John Hood makes a common error when he attempts to make a parallel between brain death and brain life:
It seems to me that the definition of when a person exists can only meaningfully be determined for a large number of people — that is, within a political community that does not necessarily share a particular religious faith — by inverting the clearer definition of when a human person is dead.
We generally identify death as that point when there is no longer any detectable brain activity. The cells of a corpse may still be dividing, and its bodily functions may be sustained for a time by artificial means. But if there is no functioning brain at all, there is no live person anymore.
If we can agree that brain death is the end of a person, then can we not agree that brain function is the beginning of a person?
Hood is not well versed on what brain death is, and he makes a number of errors here. I understand why this argument seems compelling at first glance - but add a little critical thinking and it disintegrates. Here are eight reasons why the parallel between brain death and brain life fails. Note that none of these involves any aspect of religious faith, as Hood seems to imply.
1. Hood assumes that when we declare that someone is brain dead, we are stating that they have lost their human personhood. This is simply false. In fact, according to the uniform determination of death act, which is the legal basis for declaring someone brain dead:
A person may be artificially supported for respiration and circulation after all brain functions cease irreversibly
A brain dead person is still a person, but they are no longer a living person according to this criteria. Strike one.
2. The reason for the above is that a brain dead person has lost the ability to integrate their bodily functions as an organism. The human embryo from the moment of conception has this ability, which is why neuroscientist Maureen Condic argues for the full humanity of the embryo using the same criteria used for brain death. Brain death actually supports that the embryo is a fully functioning living human organism.
3. All brain death criteria state that the cessation of brain function is irreversible. There can never be even a chance that a brain dead individual could recover, lest they would not be dead. On the other hand, the fact that the human embryo functions as an organism without a functioning brain is the opposite of irreversible.
4. Where is the scientific evidence that the metaphysical concept of "personhood" resides in the brain? A question I like to ask: where in the brain is "personhood"? Can I see it on an MRI or CT? Can we transplant the "personhood" section of the brain? If one states that personhood resides in the brain - they have the burden to show where the heck that personhood thing is.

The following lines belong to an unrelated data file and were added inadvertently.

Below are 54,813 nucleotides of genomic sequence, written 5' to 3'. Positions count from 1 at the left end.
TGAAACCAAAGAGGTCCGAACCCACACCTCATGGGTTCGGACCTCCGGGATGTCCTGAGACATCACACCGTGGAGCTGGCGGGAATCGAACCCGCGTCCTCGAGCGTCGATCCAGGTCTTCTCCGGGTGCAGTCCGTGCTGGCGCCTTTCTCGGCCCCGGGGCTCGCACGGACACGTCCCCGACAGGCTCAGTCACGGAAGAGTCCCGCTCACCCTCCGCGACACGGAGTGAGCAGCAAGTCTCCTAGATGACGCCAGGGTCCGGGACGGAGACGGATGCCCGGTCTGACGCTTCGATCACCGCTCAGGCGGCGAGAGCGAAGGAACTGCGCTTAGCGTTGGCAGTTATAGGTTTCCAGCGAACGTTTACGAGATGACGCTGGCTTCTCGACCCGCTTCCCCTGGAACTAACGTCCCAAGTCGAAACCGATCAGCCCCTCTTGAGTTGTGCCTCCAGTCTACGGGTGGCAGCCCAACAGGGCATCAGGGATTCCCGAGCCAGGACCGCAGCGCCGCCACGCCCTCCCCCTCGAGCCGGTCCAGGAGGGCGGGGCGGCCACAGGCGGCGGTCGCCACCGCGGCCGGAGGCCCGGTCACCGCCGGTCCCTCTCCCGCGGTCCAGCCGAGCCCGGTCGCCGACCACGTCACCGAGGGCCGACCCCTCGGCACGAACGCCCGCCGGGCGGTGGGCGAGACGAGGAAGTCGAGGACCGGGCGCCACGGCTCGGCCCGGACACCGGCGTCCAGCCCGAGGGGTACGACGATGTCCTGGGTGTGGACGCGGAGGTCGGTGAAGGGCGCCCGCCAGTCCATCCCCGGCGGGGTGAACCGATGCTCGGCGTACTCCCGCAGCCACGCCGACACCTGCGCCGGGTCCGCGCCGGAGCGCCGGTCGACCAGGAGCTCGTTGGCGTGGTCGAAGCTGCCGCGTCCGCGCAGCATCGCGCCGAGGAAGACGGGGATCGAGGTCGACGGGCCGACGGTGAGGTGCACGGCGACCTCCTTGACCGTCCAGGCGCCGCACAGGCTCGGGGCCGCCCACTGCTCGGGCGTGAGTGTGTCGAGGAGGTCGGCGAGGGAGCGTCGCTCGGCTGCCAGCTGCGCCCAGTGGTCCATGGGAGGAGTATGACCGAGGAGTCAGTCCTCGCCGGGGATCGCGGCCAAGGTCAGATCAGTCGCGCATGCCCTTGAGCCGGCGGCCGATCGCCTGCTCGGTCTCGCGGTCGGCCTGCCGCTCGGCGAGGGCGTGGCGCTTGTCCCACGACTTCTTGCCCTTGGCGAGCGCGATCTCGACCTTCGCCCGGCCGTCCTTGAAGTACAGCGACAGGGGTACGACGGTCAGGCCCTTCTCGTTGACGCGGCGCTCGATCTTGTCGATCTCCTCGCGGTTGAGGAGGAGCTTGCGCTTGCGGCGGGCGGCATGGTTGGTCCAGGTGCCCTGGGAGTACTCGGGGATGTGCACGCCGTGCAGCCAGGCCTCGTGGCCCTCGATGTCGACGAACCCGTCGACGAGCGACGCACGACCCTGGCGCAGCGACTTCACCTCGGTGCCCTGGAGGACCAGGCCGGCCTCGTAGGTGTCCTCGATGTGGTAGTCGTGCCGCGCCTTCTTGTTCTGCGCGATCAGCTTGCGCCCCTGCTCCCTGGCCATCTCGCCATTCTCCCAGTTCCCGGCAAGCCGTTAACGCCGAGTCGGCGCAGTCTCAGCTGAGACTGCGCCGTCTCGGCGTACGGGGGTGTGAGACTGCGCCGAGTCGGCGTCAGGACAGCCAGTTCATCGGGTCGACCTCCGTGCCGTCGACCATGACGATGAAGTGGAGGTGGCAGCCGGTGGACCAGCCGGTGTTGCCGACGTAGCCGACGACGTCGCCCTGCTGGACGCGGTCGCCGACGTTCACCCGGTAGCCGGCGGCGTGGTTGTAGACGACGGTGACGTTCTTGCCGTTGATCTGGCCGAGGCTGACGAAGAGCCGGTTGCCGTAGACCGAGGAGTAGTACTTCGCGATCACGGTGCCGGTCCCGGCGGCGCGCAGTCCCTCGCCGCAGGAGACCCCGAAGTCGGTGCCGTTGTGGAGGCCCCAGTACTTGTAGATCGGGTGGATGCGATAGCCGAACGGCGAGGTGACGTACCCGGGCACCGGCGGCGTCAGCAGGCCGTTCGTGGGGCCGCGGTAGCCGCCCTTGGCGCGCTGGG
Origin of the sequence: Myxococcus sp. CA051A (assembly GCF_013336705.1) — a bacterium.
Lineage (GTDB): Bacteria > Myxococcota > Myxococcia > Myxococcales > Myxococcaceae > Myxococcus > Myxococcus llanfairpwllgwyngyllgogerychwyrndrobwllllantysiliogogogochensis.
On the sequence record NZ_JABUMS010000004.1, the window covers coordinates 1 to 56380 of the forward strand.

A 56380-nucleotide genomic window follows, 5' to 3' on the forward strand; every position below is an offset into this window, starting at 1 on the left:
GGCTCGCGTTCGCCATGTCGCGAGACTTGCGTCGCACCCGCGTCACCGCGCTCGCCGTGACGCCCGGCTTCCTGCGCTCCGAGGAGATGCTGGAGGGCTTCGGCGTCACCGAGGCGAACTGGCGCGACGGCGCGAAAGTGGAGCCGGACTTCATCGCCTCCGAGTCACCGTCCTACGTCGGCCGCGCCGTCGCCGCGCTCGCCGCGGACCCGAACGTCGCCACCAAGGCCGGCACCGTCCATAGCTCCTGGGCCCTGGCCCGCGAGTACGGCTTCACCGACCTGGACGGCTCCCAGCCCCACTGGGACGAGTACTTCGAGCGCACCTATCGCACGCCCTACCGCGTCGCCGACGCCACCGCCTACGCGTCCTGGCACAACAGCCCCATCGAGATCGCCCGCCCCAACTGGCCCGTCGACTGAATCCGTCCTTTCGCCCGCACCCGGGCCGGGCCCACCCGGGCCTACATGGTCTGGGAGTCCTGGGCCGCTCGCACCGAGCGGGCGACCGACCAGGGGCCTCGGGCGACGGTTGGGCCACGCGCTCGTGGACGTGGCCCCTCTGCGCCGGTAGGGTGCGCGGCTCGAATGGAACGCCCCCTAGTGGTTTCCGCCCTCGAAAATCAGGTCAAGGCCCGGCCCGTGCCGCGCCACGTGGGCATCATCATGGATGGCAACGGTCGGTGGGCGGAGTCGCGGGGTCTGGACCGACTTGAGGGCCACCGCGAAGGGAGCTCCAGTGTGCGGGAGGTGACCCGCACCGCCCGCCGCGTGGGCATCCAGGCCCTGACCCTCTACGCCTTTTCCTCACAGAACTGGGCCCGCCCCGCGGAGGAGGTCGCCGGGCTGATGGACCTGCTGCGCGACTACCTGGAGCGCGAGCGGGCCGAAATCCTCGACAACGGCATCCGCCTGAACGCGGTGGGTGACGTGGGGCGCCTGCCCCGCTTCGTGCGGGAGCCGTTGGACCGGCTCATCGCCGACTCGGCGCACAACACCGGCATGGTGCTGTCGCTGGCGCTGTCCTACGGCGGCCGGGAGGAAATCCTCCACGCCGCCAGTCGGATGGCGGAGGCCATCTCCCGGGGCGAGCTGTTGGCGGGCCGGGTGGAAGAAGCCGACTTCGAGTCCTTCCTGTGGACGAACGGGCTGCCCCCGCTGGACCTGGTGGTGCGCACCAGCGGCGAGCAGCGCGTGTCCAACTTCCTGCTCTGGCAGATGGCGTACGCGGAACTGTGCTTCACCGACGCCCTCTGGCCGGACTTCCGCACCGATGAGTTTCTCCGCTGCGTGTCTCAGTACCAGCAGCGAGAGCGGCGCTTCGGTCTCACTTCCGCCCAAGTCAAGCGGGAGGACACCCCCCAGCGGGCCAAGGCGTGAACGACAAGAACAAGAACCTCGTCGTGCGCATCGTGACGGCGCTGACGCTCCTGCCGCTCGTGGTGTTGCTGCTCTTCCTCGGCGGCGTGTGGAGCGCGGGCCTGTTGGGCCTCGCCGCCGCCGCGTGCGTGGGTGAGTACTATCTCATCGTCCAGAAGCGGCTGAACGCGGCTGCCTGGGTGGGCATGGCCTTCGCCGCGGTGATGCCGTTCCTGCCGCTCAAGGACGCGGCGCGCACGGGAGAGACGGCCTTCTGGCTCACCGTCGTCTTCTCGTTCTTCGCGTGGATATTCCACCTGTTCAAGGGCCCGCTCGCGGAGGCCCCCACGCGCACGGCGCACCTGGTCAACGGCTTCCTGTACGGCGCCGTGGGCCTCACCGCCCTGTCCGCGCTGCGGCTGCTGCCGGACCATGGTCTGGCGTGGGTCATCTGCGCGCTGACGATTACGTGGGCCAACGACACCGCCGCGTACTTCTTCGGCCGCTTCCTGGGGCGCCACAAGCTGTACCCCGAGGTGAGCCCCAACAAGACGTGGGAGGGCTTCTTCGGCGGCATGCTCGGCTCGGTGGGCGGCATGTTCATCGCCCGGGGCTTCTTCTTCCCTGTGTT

5. I have established that the embryo can integrate its basic organismal functions without a functioning brain, so the presence of a functioning brain in the embryo is more analogous to "higher brain" functioning in adults. If it was the ability to think that gives us personhood, than someone who has lost higher brain function would be considered to have lost their personhood. This is not the case: loss of higher brain function has been repeatedly rejected as a criteria for determining the death of a human being.
6. Brain death criteria is objectively testable, and often needs to be confirmed by a number of different tests (see here). There is no way to objectively test to see whether anyone has obtained "brain life".
7. Historically, the reason why we developed brain death protocols was due to questions that new technologies forced us to ask. We did not necessarily change the definition of death (anyone declared brain dead today would also have been clinically dead in the 1950s), but had to clarify the concept of death due to new challenges. This is not true for "brain life". There has been no new technological advances that would call into question whether or not the human embryo is either human, alive, or an organism. Science is very clear: brain or not, the human embryo is all three.
8. One of the reasons that brain death was defined is the concern that we would be placing human beings during the last moments of their lives in the very unnatural position of having their unintegrated cells being kept alive artificially and unnaturally. This is not a concern for the human embryo - the most natural position for it to be in is in its mother's womb.There are a few more and most of these could use some further explanation, but suffice it to say that the idea that the life of the human person begins at the beginning of brain function has no basis in science and cannot be logically implied from the criteria of brain death.